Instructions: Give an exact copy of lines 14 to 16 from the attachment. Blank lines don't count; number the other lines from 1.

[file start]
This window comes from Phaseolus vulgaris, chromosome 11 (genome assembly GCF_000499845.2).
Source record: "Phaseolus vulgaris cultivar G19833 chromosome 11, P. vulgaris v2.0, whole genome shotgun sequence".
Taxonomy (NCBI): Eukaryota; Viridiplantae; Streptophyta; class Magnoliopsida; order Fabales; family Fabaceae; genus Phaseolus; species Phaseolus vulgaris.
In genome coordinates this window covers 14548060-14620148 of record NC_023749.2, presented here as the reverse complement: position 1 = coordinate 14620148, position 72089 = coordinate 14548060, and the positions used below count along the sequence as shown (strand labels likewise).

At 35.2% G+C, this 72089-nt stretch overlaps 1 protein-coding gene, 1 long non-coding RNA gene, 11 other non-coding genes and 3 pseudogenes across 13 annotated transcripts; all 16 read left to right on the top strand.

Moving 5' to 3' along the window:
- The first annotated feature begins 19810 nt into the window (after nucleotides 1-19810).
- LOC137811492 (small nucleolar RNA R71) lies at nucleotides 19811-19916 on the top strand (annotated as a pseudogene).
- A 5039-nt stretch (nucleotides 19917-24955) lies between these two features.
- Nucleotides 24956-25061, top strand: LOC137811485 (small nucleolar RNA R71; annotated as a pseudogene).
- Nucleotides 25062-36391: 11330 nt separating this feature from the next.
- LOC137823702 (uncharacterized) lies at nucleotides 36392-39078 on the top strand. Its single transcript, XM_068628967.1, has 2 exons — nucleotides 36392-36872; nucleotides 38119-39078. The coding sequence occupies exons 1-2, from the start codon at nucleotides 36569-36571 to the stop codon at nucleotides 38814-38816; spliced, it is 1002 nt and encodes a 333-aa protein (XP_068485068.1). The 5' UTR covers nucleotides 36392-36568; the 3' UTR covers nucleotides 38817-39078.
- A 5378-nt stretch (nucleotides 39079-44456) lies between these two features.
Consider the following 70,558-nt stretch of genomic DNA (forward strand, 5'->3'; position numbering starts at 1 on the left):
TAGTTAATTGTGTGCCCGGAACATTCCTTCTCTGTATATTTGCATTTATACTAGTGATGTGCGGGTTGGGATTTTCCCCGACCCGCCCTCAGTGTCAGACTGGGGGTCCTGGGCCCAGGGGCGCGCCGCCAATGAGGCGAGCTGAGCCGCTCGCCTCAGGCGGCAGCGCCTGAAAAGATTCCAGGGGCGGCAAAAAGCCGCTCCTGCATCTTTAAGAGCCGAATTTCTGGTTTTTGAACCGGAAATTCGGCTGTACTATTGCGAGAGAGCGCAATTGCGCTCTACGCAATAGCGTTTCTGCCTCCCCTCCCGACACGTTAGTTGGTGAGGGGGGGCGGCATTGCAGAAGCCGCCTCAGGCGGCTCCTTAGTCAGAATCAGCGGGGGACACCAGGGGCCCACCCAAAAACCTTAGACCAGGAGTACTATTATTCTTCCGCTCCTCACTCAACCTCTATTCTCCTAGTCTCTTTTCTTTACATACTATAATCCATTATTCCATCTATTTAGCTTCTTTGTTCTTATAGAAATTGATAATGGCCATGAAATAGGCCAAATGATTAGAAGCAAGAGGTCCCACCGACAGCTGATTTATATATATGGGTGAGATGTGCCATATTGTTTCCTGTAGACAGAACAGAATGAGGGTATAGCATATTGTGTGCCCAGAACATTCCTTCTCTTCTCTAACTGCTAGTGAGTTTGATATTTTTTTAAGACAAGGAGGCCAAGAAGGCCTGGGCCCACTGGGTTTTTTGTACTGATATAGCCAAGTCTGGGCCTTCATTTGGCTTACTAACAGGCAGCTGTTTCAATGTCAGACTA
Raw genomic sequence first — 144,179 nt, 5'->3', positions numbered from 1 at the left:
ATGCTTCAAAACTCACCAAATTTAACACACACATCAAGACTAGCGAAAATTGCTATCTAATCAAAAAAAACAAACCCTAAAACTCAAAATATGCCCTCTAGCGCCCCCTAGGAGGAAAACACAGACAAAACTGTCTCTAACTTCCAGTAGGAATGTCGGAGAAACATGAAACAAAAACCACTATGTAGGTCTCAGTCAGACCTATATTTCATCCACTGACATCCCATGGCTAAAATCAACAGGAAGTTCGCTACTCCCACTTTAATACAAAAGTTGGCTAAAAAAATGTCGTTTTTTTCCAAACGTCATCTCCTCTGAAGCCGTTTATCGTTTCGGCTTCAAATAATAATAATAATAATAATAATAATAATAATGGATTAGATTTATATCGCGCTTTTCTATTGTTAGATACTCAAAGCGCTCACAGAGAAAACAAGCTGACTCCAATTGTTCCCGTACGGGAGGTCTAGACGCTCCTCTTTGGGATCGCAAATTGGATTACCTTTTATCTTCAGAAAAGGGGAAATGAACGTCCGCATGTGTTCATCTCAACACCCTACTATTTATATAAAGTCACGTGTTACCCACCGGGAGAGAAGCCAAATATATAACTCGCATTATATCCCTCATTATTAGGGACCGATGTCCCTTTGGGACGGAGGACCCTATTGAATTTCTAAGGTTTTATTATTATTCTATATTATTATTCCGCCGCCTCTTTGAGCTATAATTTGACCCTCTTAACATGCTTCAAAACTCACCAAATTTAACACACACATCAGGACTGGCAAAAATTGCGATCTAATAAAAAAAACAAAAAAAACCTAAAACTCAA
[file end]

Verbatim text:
Consider the following 70,558-nt stretch of genomic DNA (forward strand, 5'->3'; position numbering starts at 1 on the left):
TAGTTAATTGTGTGCCCGGAACATTCCTTCTCTGTATATTTGCATTTATACTAGTGATGTGCGGGTTGGGATTTTCCCCGACCCGCCCTCAGTGTCAGACTGGGGGTCCTGGGCCCAGGGGCGCGCCGCCAATGAGGCGAGCTGAGCCGCTCGCCTCAGGCGGCAGCGCCTGAAAAGATTCCAGGGGCGGCAAAAAGCCGCTCCTGCATCTTTAAGAGCCGAATTTCTGGTTTTTGAACCGGAAATTCGGCTGTACTATTGCGAGAGAGCGCAATTGCGCTCTACGCAATAGCGTTTCTGCCTCCCCTCCCGACACGTTAGTTGGTGAGGGGGGGCGGCATTGCAGAAGCCGCCTCAGGCGGCTCCTTAGTCAGAATCAGCGGGGGACACCAGGGGCCCACCCAAAAACCTTAGACCAGGAGTACTATTATTCTTCCGCTCCTCACTCAACCTCTATTCTCCTAGTCTCTTTTCTTTACATACTATAATCCATTATTCCATCTATTTAGCTTCTTTGTTCTTATAGAAATTGATAATGGCCATGAAATAGGCCAAATGATTAGAAGCAAGAGGTCCCACCGACAGCTGATTTATATATATGGGTGAGATGTGCCATATTGTTTCCTGTAGACAGAACAGAATGAGGGTATAGCATATTGTGTGCCCAGAACATTCCTTCTCTTCTCTAACTGCTAGTGAGTTTGATATTTTTTTAAGACAAGGAGGCCAAGAAGGCCTGGGCCCACTGGGTTTTTTGTACTGATATAGCCAAGTCTGGGCCTTCATTTGGCTTACTAACAGGCAGCTGTTTCAATGTCAGACTA
Raw genomic sequence first — 144,179 nt, 5'->3', positions numbered from 1 at the left: